Skip to main content


Stem cells (both normal and cancerous) are defined by their ability to self-renew, in order to maintain their numbers, and their ability to differentiate into distinct cell types.  Our lab is interested in uncovering new pathways regulating these stem cell properties. We are particularly interested in characterizing the functions of apoptotic proteins in maintaining self-renewal and pluripotency and in the regulation of differentiation and reprogramming. Using genetics, biochemistry, proteomics and live cell imaging we are uncovering the role of apoptotic proteins for the maintenance of the stem cell phenotype. We use embryonic stem cells (ESCs), induced pluripotent stem cells (iPSCs) and cancer stem cells (Glioblastoma and Medulloblastoma) as model systems.

Regulation of apoptotic proteins during differentiation. The initial step of differentiation of hES cells into any lineage can be achieved by growing the cells in suspension on a non-adherent surface where they form aggregates known as embryoid bodies (EBs). EBs provide an environment that mimics early embryonic development and can hence be used for the differentiation of hES cells towards specific lineages. Interestingly, Bax was no longer present in its active state after just two days of differentiation into EBs.Consistent with the idea that the presence of active Bax in undifferentiated hES cells primes them for rapid apoptosis, the two-day differentiated cells that did not have active Bax were also no longer acutely sensitive to DNA damage. There is limited information about the mechanisms used by early-differentiated cells to limit the risks for apoptosis. We are interested in examining global changes in expression, posttranslational modifications and subcellular localization to the apoptotic machinery at these early stages of differentiation.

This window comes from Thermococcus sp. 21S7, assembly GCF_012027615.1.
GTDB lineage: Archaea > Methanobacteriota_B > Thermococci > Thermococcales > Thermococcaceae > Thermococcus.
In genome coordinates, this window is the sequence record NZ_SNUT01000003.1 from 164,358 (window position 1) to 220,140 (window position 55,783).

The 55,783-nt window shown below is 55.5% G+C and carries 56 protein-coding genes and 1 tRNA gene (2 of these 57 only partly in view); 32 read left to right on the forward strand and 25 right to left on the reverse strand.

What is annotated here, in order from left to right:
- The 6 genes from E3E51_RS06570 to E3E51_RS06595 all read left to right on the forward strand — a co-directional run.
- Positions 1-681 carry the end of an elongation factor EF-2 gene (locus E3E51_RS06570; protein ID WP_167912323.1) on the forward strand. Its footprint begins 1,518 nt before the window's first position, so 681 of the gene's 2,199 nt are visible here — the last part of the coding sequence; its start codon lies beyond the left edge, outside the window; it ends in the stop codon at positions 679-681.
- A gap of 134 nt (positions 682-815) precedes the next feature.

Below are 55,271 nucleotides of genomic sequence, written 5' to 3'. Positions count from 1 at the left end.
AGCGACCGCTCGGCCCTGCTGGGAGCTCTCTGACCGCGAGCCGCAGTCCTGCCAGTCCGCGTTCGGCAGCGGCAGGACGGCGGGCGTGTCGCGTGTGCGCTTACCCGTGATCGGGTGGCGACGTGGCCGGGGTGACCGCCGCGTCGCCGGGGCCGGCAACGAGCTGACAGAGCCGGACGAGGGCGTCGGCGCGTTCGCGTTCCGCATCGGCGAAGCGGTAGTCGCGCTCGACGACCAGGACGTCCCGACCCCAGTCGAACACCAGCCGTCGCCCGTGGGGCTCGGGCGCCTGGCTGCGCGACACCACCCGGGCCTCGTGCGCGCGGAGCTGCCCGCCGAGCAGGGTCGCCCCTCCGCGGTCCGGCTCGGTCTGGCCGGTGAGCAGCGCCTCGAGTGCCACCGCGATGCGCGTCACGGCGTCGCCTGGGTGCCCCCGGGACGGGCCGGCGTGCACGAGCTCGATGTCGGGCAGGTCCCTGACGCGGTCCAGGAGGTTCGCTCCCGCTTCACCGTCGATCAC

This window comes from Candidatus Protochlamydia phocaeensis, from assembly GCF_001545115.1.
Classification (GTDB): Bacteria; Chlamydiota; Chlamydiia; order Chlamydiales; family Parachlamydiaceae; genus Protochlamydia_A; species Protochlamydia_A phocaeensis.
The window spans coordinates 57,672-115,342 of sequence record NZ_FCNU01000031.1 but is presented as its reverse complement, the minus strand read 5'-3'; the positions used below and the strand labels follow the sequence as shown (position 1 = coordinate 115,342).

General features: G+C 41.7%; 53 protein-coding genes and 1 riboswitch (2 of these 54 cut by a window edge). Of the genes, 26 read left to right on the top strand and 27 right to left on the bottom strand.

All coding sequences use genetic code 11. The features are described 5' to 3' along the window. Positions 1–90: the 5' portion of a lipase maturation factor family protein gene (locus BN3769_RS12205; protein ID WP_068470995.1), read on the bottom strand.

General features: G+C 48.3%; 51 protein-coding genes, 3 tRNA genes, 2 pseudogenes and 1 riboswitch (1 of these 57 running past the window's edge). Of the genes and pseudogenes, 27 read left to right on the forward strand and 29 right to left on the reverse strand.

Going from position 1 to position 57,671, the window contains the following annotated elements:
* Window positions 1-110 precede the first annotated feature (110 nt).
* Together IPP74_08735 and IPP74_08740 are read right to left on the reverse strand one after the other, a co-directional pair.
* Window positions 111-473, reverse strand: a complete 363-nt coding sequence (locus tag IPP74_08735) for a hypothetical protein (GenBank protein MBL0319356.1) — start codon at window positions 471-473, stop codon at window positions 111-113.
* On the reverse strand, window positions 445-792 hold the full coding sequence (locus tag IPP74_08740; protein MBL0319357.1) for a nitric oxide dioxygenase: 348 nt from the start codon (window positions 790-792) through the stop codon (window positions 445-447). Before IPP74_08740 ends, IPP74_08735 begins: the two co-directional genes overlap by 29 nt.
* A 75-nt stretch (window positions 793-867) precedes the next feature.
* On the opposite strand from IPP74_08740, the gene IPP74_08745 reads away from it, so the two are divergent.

Role of apoptotic proteins as modulators of stem cell self-renewal, pluripotency and differentiation.   Using loss/gain function studies we will examine if modulation of Bcl-2 family of proteins affects the maintenance of stem cell self-renewal or the induction of differentiation and de-differentiation.  Our findings that the modulation of the apoptotic components affect not only the thresholds of apoptosis but also the ability of stem cells to self-renew is significant for cancer, since several apoptotic proteins are either inactivated or overexpressed in tumors, and cancer stem cells (CSCs) in particular, are known to maintain the ability of self-renewal.  We are interested in examining the role of apoptotic proteins in the acquisition of cancer stem cell phenotype using glyoblastoma and medulloblastoma cancer stem cells.

Mechanisms by which mitochondrial network dynamics regulate normal and cancer stem cell fate.   Mitochondria are dynamic organelles that constantly fuse and divide. Interestingly, mitochondrial dynamics has been shown to be also linked to metabolism. For instance, studies in cancer cells have shown that fusion of mitochondria increase when cells are forced to rely on oxidative phosphorylation by withdrawing glucose as a carbon source. hES cells rely heavily on glycolysis, while differentiated cells rely preferentially on oxidative phosphorylation.  However, it is not known whether this metabolic switch also induces a mitochondrial re-organization in hES cells or whether the re-organization of the mitochondria precedes the metabolic changes associated with differentiation. We are interested in examining this phenomenon in human embryonic stem cells.